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In practice

Inspiring the Future

Summary

Inspiring the Future is an innovative match-making service which connects schools directly with employers and volunteers from the world of work. It uses cutting edge technology that has been refined over 10 years to make it very quick and easy for teachers to connect with a diverse range of people from apprentices to CEOs across all sectors of employment. The use of technology and the design of the programme enable high volume employer engagement across a wide range of career guidance areas at very low cost. In the United Kingdom, where the service first launched, over 85% of schools and colleges, 23 000 teachers and career leaders have registered together with 80 000 volunteers and over 3 million interactions between young people and the world of work have taken place to date. Schools use Inspiring the Future to find volunteers for a wide range of career development activities, including job fairs, career talks, job shadowing, mentoring, work related learning and the securing of virtual and non-virtual work placements. Moreover, schools are increasingly using Inspiring the Future to find volunteers to take part in career guidance activities that use video streaming, notably online career talks.

More info here: https://www.educationandemployers.org/oecd-launches-new-report-on-the-benefits-of-employers-engaging-with-young-people/

Published on the 16/06/2023

Launch year2012

How many schools are currently making use of it?250+

Other tagsIs informed by research, Has been evaluated, Free of cost

Career developmentEngaging employers, Job fairs & career talks

Age groupLower-secondary (ages 12 to 15), Upper-secondary (ages 16 to 18)

TechnologyVideo streaming

CountriesAustralia, United Kingdom, New Zealand

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Resource overview

Website: Inspiring the Future

Teachers and guidance counsellors can search a national database of tens of thousands of volunteers and find people who suit their needs and the needs of their students. They can search for people living in their area or across the country and narrow down their search by using filters to choose the most suitable volunteers for them by: the sector they work in; the subjects they studied at school; if they did an apprenticeship, started their own business or went to university; which languages they speak; of if they can speak about working with a disability.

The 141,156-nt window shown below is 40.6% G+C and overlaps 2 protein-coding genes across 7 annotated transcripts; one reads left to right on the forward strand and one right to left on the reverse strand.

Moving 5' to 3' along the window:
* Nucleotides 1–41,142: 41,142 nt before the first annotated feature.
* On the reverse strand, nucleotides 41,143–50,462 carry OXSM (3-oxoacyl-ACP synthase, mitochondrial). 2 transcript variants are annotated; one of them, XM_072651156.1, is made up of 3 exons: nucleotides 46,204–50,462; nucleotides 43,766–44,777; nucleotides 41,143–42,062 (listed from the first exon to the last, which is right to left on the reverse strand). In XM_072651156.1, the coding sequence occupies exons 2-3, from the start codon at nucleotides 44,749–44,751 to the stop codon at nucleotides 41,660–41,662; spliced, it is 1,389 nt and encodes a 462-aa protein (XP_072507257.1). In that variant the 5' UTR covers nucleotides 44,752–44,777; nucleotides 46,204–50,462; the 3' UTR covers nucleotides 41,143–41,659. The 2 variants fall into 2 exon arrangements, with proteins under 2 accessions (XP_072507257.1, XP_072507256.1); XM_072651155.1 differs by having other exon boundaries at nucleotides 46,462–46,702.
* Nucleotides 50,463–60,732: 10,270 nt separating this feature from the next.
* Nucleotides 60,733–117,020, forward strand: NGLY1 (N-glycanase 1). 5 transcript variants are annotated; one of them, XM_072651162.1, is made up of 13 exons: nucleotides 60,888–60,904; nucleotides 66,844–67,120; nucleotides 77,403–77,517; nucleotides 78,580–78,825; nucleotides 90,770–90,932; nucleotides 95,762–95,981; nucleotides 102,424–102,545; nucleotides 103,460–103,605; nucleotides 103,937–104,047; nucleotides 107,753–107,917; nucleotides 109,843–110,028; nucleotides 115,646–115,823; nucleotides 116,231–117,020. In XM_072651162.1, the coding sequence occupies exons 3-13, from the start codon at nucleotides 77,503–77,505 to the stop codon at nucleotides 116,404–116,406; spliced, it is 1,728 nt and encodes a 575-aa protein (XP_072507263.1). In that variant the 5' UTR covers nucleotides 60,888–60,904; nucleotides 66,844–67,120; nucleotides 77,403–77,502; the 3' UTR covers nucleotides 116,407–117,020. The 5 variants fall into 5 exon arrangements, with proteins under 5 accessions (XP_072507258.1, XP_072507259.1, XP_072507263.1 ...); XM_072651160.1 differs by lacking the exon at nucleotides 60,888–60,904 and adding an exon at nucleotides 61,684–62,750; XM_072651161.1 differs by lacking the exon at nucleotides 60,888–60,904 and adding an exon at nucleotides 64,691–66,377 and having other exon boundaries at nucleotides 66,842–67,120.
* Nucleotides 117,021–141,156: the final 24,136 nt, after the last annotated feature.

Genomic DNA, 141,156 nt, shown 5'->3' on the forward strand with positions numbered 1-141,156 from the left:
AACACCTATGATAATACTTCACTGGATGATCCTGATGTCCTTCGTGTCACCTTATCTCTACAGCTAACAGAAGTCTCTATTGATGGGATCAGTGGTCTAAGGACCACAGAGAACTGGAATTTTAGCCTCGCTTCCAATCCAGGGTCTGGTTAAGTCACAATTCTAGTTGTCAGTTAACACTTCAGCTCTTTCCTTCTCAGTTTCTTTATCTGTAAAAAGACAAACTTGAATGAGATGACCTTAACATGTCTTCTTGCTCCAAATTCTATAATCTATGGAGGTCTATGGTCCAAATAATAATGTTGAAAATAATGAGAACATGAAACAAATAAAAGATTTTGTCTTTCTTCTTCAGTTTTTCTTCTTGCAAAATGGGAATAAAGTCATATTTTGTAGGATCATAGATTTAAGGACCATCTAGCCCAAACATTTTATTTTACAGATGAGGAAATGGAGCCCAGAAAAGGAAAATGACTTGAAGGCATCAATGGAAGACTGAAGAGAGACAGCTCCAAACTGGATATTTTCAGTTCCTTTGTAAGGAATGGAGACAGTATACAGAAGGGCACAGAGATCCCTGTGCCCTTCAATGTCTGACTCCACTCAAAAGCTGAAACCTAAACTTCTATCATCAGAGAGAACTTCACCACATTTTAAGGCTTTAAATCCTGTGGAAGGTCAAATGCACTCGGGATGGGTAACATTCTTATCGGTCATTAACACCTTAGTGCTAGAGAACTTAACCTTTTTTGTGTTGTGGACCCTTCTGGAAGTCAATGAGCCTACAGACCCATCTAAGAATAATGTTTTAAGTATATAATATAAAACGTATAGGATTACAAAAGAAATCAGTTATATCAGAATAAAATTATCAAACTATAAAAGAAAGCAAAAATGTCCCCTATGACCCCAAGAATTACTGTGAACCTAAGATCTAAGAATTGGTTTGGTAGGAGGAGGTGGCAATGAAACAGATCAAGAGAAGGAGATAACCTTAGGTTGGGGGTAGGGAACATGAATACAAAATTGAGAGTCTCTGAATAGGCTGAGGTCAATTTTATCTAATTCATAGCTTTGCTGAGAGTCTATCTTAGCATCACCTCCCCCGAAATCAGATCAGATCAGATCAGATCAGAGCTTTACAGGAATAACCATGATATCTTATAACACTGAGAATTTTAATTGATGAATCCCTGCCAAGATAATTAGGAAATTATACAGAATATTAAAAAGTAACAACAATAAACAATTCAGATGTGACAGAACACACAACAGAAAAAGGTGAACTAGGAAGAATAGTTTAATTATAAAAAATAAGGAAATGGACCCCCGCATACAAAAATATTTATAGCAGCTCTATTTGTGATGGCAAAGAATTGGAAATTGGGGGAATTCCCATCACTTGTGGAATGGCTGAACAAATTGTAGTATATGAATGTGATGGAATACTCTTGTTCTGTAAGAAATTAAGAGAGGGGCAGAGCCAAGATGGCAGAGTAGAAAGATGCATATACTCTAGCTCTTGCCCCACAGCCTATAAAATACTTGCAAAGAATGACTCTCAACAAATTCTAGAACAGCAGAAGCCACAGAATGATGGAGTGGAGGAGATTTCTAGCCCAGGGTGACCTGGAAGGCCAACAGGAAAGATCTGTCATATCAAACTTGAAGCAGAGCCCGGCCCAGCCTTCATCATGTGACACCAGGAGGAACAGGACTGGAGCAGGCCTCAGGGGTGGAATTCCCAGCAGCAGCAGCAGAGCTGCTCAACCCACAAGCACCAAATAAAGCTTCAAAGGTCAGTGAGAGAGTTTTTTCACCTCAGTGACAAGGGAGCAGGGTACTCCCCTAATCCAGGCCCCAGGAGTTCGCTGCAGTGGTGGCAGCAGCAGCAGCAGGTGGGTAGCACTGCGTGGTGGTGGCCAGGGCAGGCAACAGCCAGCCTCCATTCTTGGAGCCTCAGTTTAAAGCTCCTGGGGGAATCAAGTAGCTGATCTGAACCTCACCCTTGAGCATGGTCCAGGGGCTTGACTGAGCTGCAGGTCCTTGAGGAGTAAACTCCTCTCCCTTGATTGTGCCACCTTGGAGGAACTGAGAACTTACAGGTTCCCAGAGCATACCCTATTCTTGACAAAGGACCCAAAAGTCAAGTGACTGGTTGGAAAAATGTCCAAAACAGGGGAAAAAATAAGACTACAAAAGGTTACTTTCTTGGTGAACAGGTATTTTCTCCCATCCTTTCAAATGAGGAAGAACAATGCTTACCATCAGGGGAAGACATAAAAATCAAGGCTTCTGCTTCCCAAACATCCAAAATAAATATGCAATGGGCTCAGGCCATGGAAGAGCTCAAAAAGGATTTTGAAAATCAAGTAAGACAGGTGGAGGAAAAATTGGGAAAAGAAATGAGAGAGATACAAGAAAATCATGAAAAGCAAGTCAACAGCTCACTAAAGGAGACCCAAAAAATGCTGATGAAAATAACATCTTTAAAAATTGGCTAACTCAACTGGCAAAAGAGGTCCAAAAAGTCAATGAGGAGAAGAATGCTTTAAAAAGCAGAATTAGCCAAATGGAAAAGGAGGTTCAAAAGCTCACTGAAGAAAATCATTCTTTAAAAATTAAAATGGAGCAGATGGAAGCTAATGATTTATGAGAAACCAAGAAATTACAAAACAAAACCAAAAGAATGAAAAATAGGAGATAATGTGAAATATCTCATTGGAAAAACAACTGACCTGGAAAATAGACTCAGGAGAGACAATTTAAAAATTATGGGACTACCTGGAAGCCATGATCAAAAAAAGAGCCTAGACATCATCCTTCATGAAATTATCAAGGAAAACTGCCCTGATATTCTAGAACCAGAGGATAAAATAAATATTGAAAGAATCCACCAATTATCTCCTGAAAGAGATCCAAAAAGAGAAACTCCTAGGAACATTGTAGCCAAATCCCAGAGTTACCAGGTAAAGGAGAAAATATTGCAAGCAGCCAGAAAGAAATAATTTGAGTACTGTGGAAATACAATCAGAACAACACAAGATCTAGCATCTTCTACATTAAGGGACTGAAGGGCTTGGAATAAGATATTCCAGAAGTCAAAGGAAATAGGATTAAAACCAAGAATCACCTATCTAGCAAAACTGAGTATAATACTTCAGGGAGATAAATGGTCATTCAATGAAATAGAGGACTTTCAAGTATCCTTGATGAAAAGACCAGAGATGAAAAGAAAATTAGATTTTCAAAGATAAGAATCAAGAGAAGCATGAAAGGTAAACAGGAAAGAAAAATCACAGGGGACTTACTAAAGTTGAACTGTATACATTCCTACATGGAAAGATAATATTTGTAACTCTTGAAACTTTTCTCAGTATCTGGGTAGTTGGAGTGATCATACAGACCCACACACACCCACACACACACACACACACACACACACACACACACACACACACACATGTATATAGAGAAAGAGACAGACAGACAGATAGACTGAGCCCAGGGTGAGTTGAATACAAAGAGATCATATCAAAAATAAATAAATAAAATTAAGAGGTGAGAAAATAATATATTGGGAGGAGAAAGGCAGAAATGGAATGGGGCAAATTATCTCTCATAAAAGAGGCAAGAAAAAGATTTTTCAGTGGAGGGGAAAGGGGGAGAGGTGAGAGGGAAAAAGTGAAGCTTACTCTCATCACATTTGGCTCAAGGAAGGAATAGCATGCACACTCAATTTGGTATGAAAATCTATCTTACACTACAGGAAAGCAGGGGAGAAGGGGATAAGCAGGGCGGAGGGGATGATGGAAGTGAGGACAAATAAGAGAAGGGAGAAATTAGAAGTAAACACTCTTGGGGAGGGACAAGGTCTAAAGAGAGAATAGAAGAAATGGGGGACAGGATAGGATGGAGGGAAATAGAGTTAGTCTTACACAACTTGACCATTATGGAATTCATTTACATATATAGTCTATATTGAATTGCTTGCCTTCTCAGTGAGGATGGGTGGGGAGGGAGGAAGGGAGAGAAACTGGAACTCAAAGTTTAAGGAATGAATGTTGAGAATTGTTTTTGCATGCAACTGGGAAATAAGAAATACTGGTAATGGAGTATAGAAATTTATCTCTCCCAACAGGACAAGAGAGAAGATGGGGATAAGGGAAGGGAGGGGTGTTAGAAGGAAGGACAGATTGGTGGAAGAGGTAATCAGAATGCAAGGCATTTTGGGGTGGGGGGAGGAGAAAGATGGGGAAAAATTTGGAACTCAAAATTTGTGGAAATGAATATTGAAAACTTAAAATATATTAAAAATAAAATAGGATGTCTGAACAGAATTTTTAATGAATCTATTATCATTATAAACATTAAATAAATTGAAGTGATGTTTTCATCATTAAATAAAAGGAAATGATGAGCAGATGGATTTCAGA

It uses the same technology as online shopping and teachers can add the volunteers they select to their 'shopping basket' and then send them (individually or collectively) a message about a career development activity they want to deliver. The bespoke messaging system makes it very easy for schools to organise activities and manage invitations. It is also very easy for volunteers who can respond to invitations by just a single click.

Many employers and professional bodies use the system to support their staff volunteering programmes as it enables them to connect to schools at scale and receive management information about their engagement and impact.

The software system is also able to provide a range of detailed reports and analytics for government, funders, employers and educators.

When Inspiring the Future was launched its focus was solely on secondary schools but due to demand from primary schools it was extended under the name Primary Futures which is also featured on the Observatory.

Find out more: https://www.educationandemployers.org/wp-content/uploads/2022/05/Inspiring-the-Future-for-the-OECD.pdf/

Description of technology

The online system uses the same technology used by many of the major retailers, online shopping, hotel booking etc - the Salesforce customer relationship management. It also incorporates a sophisticated mapping function provided by Ordnance Survey.

https://www.educationandemployers.org/our-technology/